#include <Arduino.h>
#include <DHT.h>
#include <ESP8266WiFi.h>
#include <PubSubClient.h>

// constants
#define WIFI_SSID "xxxxxxxx"
#define WIFI_PASS "xxxxxxxx"

#define MQTT_PORT 1883

#define MQTT_PUB "test/data"
#define MQTT_SUB "test/ctrl"

// nodemcu pins
const int ledPin = LED_BUILTIN;  // built-in led
const int dhtPin = 12;           // D6

// global variables
unsigned long previousMillis = 0;
const long interval = 1000 * 5;  // 5 second

// setup dht sensor
DHT dht(dhtPin, DHT11);

// utility functions
float getTemperature(int n) {
    float sum = 0;

    for (int i = 0; i < n; i++) {
        sum += dht.readTemperature();

    return sum / n;

void setLedState(int state) {
    digitalWrite(ledPin, state);

// setup wifi and mqtt
WiFiClient wifiClient;
PubSubClient mqttClient(wifiClient);

void reconnect() {
    while (!mqttClient.connected()) {
        Serial.print("Attempting MQTT connection...");

        if (mqttClient.connect("ESP8266Client")) {
        } else {
            Serial.print("failed, rc=");
            Serial.println(" try again in 5 seconds");


void callback(char* topic, byte* payload, unsigned int length) {
    Serial.print("Message arrived [");
    Serial.print("] ");

    String message = "";
    for (int i = 0; i < (int)length; i++) {
        message += (char)payload[i];


    if (String(topic) == MQTT_SUB) {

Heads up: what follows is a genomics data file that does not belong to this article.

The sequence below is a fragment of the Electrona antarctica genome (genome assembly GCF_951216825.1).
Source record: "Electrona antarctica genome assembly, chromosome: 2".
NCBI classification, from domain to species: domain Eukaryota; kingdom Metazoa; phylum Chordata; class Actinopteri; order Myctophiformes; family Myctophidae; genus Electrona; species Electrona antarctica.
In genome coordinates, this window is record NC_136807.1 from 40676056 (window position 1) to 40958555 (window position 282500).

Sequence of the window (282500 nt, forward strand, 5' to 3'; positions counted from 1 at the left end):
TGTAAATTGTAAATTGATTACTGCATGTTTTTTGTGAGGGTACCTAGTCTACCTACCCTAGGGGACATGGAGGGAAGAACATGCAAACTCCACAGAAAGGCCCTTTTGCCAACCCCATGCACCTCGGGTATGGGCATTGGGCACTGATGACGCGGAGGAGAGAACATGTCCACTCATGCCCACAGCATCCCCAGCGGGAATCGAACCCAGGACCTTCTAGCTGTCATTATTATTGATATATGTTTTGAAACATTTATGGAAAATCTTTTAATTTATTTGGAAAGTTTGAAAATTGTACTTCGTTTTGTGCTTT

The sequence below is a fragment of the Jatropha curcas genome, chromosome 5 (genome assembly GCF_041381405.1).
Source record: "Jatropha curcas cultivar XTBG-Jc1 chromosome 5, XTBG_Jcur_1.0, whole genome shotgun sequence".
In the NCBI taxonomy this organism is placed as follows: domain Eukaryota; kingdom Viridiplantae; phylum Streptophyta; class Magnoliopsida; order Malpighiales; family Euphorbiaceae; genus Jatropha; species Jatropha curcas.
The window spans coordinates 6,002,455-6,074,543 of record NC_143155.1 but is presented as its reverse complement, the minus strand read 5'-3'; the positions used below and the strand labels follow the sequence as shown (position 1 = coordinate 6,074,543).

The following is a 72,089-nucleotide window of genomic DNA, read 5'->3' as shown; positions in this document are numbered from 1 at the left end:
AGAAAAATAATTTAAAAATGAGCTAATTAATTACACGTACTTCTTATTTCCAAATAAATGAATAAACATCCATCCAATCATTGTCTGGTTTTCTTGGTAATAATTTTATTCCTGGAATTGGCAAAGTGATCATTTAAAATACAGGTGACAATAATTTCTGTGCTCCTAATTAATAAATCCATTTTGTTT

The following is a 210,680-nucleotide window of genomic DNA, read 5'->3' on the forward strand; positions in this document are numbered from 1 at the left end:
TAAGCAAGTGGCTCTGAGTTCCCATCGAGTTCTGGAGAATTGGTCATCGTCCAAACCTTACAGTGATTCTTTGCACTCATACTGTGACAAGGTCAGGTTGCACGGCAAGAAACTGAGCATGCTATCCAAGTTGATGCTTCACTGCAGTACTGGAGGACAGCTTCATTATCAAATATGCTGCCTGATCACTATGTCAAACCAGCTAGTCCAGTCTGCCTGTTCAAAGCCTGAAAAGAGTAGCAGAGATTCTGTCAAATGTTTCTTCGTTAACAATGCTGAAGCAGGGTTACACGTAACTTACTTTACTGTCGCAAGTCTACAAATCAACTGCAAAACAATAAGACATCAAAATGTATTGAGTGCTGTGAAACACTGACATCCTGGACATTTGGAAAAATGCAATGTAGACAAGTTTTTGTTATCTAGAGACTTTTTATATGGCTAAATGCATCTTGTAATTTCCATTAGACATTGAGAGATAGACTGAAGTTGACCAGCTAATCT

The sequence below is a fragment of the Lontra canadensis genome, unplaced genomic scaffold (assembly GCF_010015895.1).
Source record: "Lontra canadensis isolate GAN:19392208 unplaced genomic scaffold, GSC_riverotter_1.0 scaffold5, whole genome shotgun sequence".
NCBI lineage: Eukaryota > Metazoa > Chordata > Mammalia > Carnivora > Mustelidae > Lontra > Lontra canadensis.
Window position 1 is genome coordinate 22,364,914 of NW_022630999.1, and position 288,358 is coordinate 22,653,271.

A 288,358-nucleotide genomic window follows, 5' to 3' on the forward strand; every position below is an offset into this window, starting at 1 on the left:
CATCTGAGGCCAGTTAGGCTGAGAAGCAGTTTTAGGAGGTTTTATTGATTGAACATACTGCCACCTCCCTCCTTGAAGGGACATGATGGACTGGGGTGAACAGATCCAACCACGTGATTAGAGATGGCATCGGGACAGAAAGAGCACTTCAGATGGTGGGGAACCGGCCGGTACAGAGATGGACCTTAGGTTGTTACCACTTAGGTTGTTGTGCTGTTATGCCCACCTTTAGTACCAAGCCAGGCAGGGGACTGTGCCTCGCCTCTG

if (message == "on") {
        } else if (message == "off") {

void setup() {

    // set pin modes
    pinMode(ledPin, OUTPUT);
    pinMode(dhtPin, INPUT);

    // connect to wifi
    WiFi.begin(WIFI_SSID, WIFI_PASS);

    while (WiFi.status() != WL_CONNECTED) {

    Serial.println("WiFi connected");

    // connect to mqtt
    mqttClient.setServer(MQTT_SERVER, MQTT_PORT);

void loop() {
    if (!mqttClient.connected()) {

    unsigned long currentMillis = millis();

    if (currentMillis - previousMillis >= interval) {
        previousMillis = currentMillis;

        float temperature = getTemperature(10);

        String message = String(temperature);

        mqttClient.publish(MQTT_PUB, message.c_str());


Now upload the program to your NodeMCU. You can use the Arduino IDE to upload the program. After uploading the program, open the serial monitor and check if the program is working correctly. You should see the temperature data being published to the MQTT broker.

Publish and Subscribe to MQTT Broker from Raspberry Pi

In your Raspberry Pi terminal, write the following commands to subscribe to test/data topic to receive the temperature data from the NodeMCU:

mosquitto_sub -t test/data

This will subscribe to the test/data topic and print the temperature data received from the NodeMCU in the terminal in every 5 seconds.

Subcribe to test/data topic
Subcribe to test/data topic

Now, write the following command to publish the LED control data to the test/ctrl topic:

mosquitto_pub -t test/ctrl -m "on"

This will send the on message to the test/ctrl topic. Now, the NodeMCU will turn on the LED. You can also send the off message to turn off the LED.

Publish on message to test/ctrl topic
Publish on message to test/ctrl topic

Note: with the above program, the LED will turn on when test/ctrl message is "off" and turn off when test/ctrl message is "on". This is because the LED is build-in to the NodeMCU and it is active low.